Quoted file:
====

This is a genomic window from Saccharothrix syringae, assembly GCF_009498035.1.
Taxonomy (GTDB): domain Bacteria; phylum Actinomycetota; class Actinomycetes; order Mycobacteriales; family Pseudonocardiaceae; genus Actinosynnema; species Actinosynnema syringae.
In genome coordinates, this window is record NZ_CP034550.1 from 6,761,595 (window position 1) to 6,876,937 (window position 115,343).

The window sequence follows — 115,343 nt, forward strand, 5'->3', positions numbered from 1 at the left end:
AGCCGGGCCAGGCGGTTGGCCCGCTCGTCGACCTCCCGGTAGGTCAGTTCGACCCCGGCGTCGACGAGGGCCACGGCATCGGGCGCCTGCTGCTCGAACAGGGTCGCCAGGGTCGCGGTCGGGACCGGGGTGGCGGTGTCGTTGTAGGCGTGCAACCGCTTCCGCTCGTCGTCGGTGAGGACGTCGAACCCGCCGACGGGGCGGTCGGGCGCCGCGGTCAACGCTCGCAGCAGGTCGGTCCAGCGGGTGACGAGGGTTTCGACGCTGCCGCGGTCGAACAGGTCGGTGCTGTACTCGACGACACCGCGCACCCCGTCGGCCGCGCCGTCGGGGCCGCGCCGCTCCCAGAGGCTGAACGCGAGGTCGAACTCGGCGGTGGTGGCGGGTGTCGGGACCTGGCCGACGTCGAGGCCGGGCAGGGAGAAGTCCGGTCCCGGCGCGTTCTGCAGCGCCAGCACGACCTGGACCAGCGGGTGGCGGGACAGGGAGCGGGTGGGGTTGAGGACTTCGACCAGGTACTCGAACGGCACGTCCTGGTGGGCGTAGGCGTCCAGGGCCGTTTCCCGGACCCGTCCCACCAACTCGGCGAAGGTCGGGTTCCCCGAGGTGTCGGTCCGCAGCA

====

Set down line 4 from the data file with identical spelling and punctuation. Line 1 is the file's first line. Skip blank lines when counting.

The window sequence follows — 115,343 nt, forward strand, 5'->3', positions numbered from 1 at the left end: